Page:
I’ve had a lot of crushes in my life. I have always been quiet and introverted, lonely at times, I’ve spent a good chunk of my childhood daydreaming. I’m also on the autistic spectrum, so connecting with people in real life can be a bit of a challenge for me.
What challenge does this story focus on?
Like many other autistic people, I have a bit of an obsessive streak. I used to get very fixated on a particular hobby – or even a particular person. But I was only diagnosed a few years ago. When I was growing up and during my twenties I knew that I was different to other people, but I didn’t know why. When I was 14, I wanted to marry Axl Rose, the singer of Guns N’ Roses. It wasn’t just a vague fantasy, I had come up with a failsafe plan.
How has this challenge affected you?
When I was a teenager, I was quiet and introverted so people didn't get to know me. I had never had a boyfriend and I knew nothing about relationships, but I believed all the romance stories, the happy endings on TV, the song lyrics. I fell in love with a few guys who I obsessed about. It came out that I liked one of these guys and I started to post negative messages and got called a stalker. I felt depressed and contemplated suicide because I felt guilty about my behaviour.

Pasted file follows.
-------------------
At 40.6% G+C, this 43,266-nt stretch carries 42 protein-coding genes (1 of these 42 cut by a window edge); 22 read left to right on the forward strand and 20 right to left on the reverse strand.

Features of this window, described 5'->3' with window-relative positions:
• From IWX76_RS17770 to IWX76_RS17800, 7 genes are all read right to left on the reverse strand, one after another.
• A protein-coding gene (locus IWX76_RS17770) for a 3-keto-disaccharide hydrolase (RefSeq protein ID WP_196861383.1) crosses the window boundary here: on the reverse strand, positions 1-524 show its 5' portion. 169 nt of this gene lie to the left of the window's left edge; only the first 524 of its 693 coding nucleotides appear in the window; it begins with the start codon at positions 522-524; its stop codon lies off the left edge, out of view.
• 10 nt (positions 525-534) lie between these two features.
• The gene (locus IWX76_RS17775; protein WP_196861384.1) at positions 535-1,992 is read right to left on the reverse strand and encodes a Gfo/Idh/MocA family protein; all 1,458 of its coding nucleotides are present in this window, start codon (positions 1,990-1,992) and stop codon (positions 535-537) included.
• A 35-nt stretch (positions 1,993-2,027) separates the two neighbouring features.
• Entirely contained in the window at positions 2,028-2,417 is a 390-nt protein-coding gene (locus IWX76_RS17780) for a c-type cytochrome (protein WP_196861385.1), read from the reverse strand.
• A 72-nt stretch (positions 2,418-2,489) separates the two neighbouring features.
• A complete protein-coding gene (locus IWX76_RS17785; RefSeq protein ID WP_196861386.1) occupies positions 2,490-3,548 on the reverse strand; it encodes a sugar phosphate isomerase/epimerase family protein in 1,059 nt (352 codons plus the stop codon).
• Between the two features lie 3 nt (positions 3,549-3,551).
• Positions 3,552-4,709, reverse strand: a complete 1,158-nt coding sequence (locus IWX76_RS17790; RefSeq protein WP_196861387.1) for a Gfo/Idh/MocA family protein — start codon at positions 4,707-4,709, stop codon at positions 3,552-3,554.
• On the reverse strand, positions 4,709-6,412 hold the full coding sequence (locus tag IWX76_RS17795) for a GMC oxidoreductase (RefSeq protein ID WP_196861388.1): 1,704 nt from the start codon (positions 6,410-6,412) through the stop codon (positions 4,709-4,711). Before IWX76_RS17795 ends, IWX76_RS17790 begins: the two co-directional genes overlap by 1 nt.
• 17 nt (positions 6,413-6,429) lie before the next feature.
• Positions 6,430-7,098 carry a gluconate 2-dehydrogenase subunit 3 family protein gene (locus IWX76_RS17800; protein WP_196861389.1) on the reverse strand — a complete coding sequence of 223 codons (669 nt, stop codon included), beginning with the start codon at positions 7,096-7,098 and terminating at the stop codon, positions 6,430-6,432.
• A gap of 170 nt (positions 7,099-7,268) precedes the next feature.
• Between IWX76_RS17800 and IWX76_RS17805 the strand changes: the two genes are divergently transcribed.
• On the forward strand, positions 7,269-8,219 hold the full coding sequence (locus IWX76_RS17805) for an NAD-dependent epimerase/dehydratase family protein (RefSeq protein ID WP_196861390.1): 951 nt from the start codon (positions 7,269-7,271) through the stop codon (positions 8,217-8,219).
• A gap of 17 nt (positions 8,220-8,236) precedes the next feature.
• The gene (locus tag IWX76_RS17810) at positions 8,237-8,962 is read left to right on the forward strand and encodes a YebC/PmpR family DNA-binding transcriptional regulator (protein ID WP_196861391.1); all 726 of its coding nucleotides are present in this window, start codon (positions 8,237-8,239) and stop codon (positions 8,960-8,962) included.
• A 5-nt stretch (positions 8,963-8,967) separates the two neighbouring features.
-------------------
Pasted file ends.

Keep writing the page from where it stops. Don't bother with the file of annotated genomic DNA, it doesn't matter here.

What has or is helping you to move forward with this challenge?
I felt I had no-one to turn to for support, but the following summer I met a friend who became my boyfriend. Unfortunately this didn't last and this was really hard for me, break-up was a totally alien concept as my parents were still together. I struggled again and felt bad about my obsessive behaviour, but I truly believed that this guy was the one I should be with. Eventually we lost touch, I'll never know how my behaviour affected him. But with my current boyfriend I have peace that if we did break-up I would need that physical distance to make sure that I don’t start obsessing again, that I don’t become that stalker ex-girlfriend again.
What have you learnt as a result of this challenge?
I have had counselling and I have taken antidepressants with limited success. The general advice has always been that I shouldn’t be so hard on myself, that I should have a wide circle of friends so that I wouldn’t become too fixated on one person, that I should work on my interpersonal skills and learn to love myself. Because therapy is all about you, you’re not supposed to wait for a knight in shining armour, you shouldn’t expect a boyfriend to come along and fix all your problems.
How do you use this learning in your life now?
I now have a boyfriend who is also my best friend. And while I do have some truly wonderful friends, I’m not that close to them, because that’s not how I roll. I’m introverted, I get easily overwhelmed, I’m happy to have this one close bond, this one attachment. But I know this isn’t ideal because if the relationship ended I would really struggle. But I’ve made my peace with that. I’ve already decided that if we do break up, I will move far away. So I’m not perfect. Therapy hasn’t cured me. I’m more self-aware and mellow, but I probably still have that obsessive streak. I have fewer friends than most people but I’m okay with that. The autism diagnosis helped me brush off the last few remnants of guilt.